A long, vine-clad pergola along the Kennedy Greenway, near the site of the soon-to-be-opened Boston Public Market.

Professional Outreach Project 2014: Wyck Historic House, Garden and Farm

The Fellows are hard at work and well on the way to completing a successful Professional Outreach Project (POP) for 2014! Our 2014 POP project is at Wyck Historic House, Garden and Farm located in Germantown in Philadelphia PA. Wyck has a rich Quaker history and was recognized as a National Historic Landmark in 1971. For 250 years Wyck was a working farm and this still continues today, with seasonal produce being sold at a weekly farmers market and at the many festivals that Wyck holds during the summer.

IMG_4329                   IMG_4315

One of the highlights at Wyck is the historic rose garden, which dates back to the 1820s and contains more than 50 varieties of antique roses. Many of these cultivars were thought to be lost to horticulture until they were rediscovered growing happily at Wyck. Three sides of the property, eac with their own perimeter beds, border the rose garden.  It is the task of the Longwood Graduate Fellows to redesign these beds so that they represent the look and feel of the mid 1820s, and serve as a backdrop, accentuating the rose garden.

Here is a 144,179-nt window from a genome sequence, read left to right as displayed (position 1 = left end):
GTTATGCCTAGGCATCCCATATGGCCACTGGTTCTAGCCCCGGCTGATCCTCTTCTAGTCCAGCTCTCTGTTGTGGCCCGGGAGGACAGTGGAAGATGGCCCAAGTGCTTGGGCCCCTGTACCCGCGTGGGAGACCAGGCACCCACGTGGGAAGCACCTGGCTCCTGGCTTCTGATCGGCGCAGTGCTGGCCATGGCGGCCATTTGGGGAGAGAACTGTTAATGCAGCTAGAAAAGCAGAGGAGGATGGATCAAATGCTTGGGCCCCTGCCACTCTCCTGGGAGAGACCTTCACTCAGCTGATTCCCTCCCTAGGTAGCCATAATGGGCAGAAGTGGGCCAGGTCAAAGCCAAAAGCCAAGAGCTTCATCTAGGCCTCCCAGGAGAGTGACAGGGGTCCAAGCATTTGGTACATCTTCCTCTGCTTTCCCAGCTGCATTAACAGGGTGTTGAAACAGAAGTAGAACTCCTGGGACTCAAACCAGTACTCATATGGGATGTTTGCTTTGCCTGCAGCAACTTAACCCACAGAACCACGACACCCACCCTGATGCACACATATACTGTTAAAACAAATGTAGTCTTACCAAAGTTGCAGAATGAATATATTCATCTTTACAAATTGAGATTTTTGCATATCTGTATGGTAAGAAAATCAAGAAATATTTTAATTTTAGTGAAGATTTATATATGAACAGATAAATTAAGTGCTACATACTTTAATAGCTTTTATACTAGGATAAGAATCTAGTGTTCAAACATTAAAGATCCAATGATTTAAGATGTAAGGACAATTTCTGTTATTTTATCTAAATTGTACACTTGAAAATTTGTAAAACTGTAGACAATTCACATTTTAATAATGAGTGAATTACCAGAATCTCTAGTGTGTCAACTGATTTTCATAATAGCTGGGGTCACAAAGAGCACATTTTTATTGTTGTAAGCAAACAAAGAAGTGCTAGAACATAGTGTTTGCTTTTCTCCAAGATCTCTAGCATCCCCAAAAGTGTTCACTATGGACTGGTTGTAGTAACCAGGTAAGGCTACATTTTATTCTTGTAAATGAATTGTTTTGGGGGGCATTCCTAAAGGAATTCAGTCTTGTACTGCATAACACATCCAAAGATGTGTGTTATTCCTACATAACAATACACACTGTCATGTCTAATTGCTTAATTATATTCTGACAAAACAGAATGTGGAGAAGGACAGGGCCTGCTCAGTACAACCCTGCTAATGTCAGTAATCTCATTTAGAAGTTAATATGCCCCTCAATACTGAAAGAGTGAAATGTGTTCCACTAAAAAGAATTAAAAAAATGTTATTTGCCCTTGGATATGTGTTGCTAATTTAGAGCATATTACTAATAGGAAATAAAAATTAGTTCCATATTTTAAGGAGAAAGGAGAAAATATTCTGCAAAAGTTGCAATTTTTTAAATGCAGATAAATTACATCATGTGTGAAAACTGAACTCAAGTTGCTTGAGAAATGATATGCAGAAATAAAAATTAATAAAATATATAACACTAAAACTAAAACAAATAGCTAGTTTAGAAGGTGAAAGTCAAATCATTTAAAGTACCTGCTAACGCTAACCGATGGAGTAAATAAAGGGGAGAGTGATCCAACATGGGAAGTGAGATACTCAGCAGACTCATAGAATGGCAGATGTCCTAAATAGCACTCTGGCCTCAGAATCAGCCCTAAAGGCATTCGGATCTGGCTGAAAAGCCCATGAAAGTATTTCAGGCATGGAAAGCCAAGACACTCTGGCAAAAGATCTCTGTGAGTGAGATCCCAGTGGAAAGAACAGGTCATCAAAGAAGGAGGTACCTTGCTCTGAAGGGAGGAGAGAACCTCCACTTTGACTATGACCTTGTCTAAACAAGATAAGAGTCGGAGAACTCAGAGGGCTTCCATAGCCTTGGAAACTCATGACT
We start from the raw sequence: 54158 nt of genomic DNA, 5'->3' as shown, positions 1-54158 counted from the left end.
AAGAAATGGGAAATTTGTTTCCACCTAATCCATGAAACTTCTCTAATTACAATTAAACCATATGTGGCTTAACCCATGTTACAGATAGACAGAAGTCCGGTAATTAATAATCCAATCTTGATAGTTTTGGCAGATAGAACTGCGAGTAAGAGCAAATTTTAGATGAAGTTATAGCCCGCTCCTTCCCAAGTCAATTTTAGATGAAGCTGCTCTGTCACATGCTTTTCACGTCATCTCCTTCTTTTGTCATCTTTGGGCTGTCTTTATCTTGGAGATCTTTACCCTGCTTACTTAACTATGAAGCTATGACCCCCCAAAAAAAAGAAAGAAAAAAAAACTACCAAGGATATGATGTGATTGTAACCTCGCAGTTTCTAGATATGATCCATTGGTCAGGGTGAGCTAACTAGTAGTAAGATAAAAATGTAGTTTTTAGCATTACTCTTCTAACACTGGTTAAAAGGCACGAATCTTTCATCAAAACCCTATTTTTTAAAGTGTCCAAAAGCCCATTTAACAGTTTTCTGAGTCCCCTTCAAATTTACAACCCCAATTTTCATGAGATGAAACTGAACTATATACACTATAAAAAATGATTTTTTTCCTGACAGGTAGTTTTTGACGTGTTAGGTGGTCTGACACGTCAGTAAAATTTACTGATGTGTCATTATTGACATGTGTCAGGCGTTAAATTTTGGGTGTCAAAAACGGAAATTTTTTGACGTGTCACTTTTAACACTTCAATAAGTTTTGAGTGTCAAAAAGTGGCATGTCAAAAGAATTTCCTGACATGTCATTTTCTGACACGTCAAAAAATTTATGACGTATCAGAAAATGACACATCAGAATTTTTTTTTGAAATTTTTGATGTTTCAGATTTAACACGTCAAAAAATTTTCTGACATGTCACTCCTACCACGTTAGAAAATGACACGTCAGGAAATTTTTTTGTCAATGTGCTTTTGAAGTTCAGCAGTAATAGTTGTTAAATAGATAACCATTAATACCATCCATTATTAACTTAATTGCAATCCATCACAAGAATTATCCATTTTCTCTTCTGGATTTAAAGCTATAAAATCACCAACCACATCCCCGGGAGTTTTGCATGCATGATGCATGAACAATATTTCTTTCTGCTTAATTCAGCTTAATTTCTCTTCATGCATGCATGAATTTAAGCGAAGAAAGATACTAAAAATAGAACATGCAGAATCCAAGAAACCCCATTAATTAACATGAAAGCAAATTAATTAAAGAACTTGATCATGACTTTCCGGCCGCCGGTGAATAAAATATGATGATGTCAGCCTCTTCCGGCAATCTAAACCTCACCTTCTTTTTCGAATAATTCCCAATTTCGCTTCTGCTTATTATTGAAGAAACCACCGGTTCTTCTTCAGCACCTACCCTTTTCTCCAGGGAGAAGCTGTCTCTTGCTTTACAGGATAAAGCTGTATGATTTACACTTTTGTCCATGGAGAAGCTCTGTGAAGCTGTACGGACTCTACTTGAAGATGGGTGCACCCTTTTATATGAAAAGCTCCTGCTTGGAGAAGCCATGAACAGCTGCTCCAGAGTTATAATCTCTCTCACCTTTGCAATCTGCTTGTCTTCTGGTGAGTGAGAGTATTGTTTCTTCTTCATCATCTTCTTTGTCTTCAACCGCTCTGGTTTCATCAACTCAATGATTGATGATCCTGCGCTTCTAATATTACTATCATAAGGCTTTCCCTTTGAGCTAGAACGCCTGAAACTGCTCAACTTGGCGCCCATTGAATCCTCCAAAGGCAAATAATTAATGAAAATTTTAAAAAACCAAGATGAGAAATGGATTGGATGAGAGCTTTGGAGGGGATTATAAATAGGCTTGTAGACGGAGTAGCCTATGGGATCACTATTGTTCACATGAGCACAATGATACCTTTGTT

Our first task was to visit the American Philosophical Society (APS) in Philadelphia as it holds many of the historical records from Wyck. We discovered plant lists from the 1800s, including many articles detailing flowering bulbs, various fruit trees, and herbs. All of our research helped to inform the new plant palette and design for the perimeter beds, which will be installed at the end of September.

IMG_3628IMG_4355

We will also be providing two benches, which will fit the Quaker style of the garden and house. These will be installed directly in the beds, and will serve as a great resting spot on a hot summers day.

We have recently completed writing a grant to the Stanley Smith Horticultural Trust that included a request for funds for the repair of several of the historic wooden structures at Wyck. The wooden structures are currently being used to house tools and equipment. The grant would also be used for the purchase of new tools and equipment for Wyck. The grant was submitted in mid-August, with an expected decision being made by early December. Until then, we are all keeping our fingers crossed!

IMG_4436                                     IMG_4429

Another component of the project is the development of display labels for the historic rose collection, as well as interpretive signage for the historic rose garden and the perimeter beds. We are working closely with Wyck staff and designers at Longwood Gardens to develop copy and layout for the signs.

Stay tuned to see how our final month progresses, and if you’re in the area, why not pay a visit to Wyck, and come smell the roses.